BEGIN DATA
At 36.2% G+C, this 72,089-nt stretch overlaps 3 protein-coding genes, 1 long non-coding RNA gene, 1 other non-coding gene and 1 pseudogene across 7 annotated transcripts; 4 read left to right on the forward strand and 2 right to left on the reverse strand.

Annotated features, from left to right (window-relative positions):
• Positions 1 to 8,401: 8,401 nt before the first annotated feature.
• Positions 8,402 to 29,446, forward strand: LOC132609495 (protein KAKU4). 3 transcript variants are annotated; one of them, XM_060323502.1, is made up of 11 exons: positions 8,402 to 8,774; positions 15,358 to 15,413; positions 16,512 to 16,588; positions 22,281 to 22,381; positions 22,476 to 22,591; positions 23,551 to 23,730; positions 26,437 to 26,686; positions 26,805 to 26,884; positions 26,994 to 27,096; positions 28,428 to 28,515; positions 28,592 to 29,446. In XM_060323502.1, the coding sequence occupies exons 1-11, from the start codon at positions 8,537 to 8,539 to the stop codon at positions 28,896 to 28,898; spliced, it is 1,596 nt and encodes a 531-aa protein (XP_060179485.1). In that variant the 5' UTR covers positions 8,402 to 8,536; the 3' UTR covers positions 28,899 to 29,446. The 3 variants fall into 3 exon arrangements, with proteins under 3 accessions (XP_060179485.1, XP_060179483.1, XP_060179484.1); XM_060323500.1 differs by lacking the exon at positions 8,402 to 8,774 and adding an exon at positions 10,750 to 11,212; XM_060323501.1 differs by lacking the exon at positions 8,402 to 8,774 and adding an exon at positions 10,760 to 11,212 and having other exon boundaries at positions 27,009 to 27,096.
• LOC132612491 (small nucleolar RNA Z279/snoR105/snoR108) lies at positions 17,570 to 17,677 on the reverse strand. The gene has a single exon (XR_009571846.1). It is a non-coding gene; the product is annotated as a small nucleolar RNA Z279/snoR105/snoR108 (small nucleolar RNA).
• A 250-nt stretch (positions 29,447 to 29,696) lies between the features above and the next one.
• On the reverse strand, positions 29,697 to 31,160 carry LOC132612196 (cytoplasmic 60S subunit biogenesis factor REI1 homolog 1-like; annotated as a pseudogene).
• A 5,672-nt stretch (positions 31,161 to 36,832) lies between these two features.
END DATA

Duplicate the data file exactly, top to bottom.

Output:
At 36.2% G+C, this 72,089-nt stretch overlaps 3 protein-coding genes, 1 long non-coding RNA gene, 1 other non-coding gene and 1 pseudogene across 7 annotated transcripts; 4 read left to right on the forward strand and 2 right to left on the reverse strand.

Annotated features, from left to right (window-relative positions):
• Positions 1 to 8,401: 8,401 nt before the first annotated feature.
• Positions 8,402 to 29,446, forward strand: LOC132609495 (protein KAKU4). 3 transcript variants are annotated; one of them, XM_060323502.1, is made up of 11 exons: positions 8,402 to 8,774; positions 15,358 to 15,413; positions 16,512 to 16,588; positions 22,281 to 22,381; positions 22,476 to 22,591; positions 23,551 to 23,730; positions 26,437 to 26,686; positions 26,805 to 26,884; positions 26,994 to 27,096; positions 28,428 to 28,515; positions 28,592 to 29,446. In XM_060323502.1, the coding sequence occupies exons 1-11, from the start codon at positions 8,537 to 8,539 to the stop codon at positions 28,896 to 28,898; spliced, it is 1,596 nt and encodes a 531-aa protein (XP_060179485.1). In that variant the 5' UTR covers positions 8,402 to 8,536; the 3' UTR covers positions 28,899 to 29,446. The 3 variants fall into 3 exon arrangements, with proteins under 3 accessions (XP_060179485.1, XP_060179483.1, XP_060179484.1); XM_060323500.1 differs by lacking the exon at positions 8,402 to 8,774 and adding an exon at positions 10,750 to 11,212; XM_060323501.1 differs by lacking the exon at positions 8,402 to 8,774 and adding an exon at positions 10,760 to 11,212 and having other exon boundaries at positions 27,009 to 27,096.
• LOC132612491 (small nucleolar RNA Z279/snoR105/snoR108) lies at positions 17,570 to 17,677 on the reverse strand. The gene has a single exon (XR_009571846.1). It is a non-coding gene; the product is annotated as a small nucleolar RNA Z279/snoR105/snoR108 (small nucleolar RNA).
• A 250-nt stretch (positions 29,447 to 29,696) lies between the features above and the next one.
• On the reverse strand, positions 29,697 to 31,160 carry LOC132612196 (cytoplasmic 60S subunit biogenesis factor REI1 homolog 1-like; annotated as a pseudogene).
• A 5,672-nt stretch (positions 31,161 to 36,832) lies between these two features.